##STR00010##

[0068] Geraniol (6.16 g, 0.04 mol) was dissolved in 10 mL of THF. PBr.sub.3 (1.9 mL, 0.02 mol) was added dropwise at 0.degree. C. The solution was stirred at 0.degree. C. for 1 h, and was then diluted with ether and washed with NaHCO.sub.3, water, brine and dried over Na.sub.2SO.sub.4. Solvent was removed to give geranyl bromide as a brown oil (7.7 g, 90%) which was used in the next step without purification.

[0069] Geranyl bromide (7.7 g, 0.035 mol) was added to a solution of NaSO.sub.2Ph (8.74 g, 0.053 mol) in DMF (20 mL) at 0.degree. C. The reaction mixture was stirred at the same temperature for 4 h and was then diluted with EtOAc, washed with 1 M HCl, NaHCO.sub.3, water, brine and dried over Na.sub.2SO.sub.4. Solvent was removed in vacuo to give a yellow oil, which was then purified by silica gel column chromatography (EtOAc:petroleum ether=15:85, R.sub.f=0.2) to give (E)-1-benzenesulfonyl-3,7-dimethylocta-2,6-diene (10) as a colourless oil (7.4 g, 75%).

Reference Example 3

(2Z,6Z)-1-(tert-Butyldiphenylsilyloxy)-8-chloro-3,7-dimethylocta-2,6-diene (12)

##STR00011##

[0071] To a DMF solution (15 mL) containing imidazole (3.74 g, 0.055 mol) and nerol (8.75 mL, 0.05 mol) was added TBDPSCl (13.6 mL, 0.0525 mL). The reaction was stirred at RT for 16 h. Reaction mixture was diluted with 200 mL of EtOAc and washed with 0.5 M HCl, saturated NaHCO.sub.3, water, brine and dried over Na.sub.2SO.sub.4. Crude neryl TBDPS ether was yielded as colourless oil (19.2 g, 98%).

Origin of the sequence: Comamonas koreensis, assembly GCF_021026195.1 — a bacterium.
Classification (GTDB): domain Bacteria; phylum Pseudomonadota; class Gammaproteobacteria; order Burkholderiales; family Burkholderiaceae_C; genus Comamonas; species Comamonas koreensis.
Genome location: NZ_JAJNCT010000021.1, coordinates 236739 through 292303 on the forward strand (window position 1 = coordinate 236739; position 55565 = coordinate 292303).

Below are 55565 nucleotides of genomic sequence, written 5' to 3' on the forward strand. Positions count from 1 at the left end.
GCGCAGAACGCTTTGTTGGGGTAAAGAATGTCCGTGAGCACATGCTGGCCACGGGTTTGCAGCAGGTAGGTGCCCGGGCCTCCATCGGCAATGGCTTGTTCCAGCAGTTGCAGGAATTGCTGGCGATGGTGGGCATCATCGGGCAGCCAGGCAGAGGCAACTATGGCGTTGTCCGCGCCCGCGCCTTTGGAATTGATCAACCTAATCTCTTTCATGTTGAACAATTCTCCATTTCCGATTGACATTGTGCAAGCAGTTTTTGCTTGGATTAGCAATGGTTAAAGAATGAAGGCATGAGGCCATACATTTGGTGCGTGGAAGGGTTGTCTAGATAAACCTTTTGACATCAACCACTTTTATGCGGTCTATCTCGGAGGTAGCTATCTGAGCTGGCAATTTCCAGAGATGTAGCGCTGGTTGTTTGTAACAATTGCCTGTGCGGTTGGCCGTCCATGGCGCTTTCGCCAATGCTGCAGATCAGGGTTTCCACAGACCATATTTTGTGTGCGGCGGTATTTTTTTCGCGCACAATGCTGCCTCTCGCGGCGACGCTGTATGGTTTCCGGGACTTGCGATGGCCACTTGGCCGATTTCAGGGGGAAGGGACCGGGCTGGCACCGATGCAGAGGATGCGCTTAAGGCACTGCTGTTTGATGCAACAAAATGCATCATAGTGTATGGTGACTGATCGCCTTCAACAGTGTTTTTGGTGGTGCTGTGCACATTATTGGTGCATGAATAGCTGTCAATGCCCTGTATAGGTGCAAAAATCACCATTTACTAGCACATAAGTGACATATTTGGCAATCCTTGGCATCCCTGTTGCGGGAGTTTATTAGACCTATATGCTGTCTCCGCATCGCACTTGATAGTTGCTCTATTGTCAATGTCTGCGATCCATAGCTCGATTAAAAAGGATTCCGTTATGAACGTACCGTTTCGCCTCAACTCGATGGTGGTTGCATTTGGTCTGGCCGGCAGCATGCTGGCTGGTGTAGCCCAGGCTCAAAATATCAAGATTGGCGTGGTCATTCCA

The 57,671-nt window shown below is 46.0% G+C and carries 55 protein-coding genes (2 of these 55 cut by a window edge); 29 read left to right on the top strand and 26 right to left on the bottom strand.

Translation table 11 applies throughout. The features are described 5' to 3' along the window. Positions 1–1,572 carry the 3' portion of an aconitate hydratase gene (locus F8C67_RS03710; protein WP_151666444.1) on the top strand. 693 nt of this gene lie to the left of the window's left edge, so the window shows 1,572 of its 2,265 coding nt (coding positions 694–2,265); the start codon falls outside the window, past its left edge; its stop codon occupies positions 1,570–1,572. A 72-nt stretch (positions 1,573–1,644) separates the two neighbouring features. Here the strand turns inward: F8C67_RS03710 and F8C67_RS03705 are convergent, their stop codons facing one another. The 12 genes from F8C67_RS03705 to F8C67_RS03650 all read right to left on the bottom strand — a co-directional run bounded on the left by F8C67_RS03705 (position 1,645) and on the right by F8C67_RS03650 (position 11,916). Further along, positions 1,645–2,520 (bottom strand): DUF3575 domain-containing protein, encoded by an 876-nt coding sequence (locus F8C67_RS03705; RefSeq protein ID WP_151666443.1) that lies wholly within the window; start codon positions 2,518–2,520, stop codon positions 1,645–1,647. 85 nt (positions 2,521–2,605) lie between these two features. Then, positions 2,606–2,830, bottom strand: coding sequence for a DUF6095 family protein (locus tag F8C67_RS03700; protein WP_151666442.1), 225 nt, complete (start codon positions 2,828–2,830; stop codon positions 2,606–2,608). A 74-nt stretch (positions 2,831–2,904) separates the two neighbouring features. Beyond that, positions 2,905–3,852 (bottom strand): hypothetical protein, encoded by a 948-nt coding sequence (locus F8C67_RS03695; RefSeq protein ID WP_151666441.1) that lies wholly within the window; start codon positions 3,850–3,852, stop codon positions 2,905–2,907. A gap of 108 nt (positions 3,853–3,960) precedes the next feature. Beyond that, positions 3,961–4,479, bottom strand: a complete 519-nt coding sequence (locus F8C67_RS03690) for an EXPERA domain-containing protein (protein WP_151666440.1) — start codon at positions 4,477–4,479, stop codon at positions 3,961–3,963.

[0072] To a solution of the crude neryl TBDPS ether (18.7 g, 0.048 mol) in THF/H.sub.2O (100/33 mL) at 0.degree. C. was added N-bromosuccinimide (9.35 g, 0.053 mol). The reaction mixture was stirred at 0.degree. C. for 6 h. TLC showed that >95% of the starting material had been consumed (EtOAc:petroleum ether=5:95, R.sub.f=0.07). THF was removed in vacuo and the organic layer was extracted with diethyl ether, which was then washed with H.sub.2O, saturated NaHCO.sub.3, brine and dried over Na.sub.2SO.sub.4. Solvent was removed to give a yellow oil, which was used in the next step without purification.

[0073] The yellow oil was re-dissolved in methanol (100 mL) and K.sub.2CO.sub.3 (12.7 g, 0.092 mol) was added. The reaction mixture was stirred at RT for 16 h, and TLC showed that >95% of the starting material had been converted to the product (EtOAc:petroleum ether=15:85, R.sub.f=0.39). The reaction mixture was then filtered and methanol was removed in vacuo. The resultant oil was re-dissolved in petroleum ether and was filtered and concentrated to give (Z)-1-(tert-butyldiphenylsilyloxy)-6,7-epoxy-3,7-dimethylocta-2-ene (S4) as a colourless oil (18.03 g, 93%), which was used in the next step without further purification.